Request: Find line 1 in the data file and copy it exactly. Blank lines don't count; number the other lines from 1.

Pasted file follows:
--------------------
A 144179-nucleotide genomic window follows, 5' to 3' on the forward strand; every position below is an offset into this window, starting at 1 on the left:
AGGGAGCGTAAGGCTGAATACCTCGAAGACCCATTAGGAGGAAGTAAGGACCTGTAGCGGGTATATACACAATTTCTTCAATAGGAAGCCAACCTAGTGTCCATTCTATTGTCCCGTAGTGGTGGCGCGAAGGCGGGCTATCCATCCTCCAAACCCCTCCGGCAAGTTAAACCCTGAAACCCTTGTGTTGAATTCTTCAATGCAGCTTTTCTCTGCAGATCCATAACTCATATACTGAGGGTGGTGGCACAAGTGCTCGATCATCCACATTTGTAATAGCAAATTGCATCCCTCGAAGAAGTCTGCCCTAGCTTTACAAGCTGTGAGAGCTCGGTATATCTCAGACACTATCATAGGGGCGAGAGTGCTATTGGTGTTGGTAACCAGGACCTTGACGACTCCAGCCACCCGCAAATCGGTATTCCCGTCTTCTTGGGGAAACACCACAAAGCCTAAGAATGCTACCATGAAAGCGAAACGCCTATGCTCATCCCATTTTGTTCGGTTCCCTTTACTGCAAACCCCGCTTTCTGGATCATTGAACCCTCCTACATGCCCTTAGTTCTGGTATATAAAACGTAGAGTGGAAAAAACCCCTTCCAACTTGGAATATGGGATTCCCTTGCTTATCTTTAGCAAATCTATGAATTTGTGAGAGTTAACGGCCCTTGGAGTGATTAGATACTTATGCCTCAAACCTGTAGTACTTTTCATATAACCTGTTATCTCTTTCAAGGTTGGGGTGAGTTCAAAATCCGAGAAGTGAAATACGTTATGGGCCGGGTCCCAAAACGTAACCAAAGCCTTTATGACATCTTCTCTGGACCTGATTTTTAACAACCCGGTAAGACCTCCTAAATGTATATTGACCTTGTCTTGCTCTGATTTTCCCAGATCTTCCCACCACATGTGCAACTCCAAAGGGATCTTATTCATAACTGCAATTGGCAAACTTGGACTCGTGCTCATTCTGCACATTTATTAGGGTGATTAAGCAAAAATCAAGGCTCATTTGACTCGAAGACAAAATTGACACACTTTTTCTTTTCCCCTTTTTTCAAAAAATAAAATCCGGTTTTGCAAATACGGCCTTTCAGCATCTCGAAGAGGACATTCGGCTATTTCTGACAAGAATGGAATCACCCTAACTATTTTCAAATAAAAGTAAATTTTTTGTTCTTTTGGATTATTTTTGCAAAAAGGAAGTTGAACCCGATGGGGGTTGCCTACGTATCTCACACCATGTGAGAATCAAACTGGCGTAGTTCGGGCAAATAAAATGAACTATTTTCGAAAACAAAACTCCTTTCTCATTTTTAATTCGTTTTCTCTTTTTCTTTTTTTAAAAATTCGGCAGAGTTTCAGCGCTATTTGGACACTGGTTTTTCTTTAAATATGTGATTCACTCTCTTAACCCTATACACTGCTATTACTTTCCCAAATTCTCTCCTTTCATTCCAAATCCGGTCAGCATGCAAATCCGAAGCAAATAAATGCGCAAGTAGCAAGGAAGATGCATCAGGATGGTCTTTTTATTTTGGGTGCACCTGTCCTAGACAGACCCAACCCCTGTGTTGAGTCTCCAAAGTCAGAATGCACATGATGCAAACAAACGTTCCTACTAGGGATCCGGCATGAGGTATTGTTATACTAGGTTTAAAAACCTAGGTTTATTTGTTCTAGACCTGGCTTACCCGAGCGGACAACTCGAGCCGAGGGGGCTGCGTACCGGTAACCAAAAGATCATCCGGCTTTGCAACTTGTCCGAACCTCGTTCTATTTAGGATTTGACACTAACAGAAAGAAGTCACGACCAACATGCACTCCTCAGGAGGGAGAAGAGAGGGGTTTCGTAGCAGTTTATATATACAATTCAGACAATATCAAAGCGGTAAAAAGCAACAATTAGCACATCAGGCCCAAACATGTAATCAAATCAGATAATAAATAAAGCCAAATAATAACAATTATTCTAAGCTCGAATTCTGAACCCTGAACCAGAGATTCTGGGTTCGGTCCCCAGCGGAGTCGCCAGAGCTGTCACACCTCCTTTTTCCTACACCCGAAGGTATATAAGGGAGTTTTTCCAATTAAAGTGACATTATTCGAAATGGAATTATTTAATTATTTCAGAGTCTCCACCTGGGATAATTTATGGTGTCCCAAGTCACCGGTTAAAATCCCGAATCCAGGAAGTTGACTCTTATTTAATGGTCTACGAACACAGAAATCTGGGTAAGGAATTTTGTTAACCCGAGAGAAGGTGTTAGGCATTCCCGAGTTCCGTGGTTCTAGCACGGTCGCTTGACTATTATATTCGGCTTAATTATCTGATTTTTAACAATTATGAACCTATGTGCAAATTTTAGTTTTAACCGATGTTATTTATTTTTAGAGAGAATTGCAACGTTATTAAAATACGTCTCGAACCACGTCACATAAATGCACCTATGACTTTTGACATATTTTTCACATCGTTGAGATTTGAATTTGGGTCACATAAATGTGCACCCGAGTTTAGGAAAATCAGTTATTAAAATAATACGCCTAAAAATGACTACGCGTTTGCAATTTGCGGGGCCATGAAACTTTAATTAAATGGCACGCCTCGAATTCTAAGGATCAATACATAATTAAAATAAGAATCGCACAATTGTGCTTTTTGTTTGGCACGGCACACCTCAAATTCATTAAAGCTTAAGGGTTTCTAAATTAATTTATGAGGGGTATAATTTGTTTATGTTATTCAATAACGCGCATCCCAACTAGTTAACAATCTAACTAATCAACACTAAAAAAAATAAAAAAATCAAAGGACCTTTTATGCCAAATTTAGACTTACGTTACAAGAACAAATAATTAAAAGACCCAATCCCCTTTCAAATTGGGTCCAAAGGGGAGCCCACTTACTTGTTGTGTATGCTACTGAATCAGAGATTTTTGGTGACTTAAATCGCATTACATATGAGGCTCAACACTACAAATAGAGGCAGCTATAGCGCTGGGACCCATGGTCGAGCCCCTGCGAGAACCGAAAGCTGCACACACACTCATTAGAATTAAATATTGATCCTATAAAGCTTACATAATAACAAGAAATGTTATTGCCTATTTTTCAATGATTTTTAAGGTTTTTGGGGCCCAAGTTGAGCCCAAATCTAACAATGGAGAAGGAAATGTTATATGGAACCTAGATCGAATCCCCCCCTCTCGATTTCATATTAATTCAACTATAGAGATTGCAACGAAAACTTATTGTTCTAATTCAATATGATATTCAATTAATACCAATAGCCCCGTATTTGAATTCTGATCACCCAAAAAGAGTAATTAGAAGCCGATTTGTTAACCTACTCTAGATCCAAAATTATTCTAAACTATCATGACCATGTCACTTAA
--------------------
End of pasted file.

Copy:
A 144179-nucleotide genomic window follows, 5' to 3' on the forward strand; every position below is an offset into this window, starting at 1 on the left: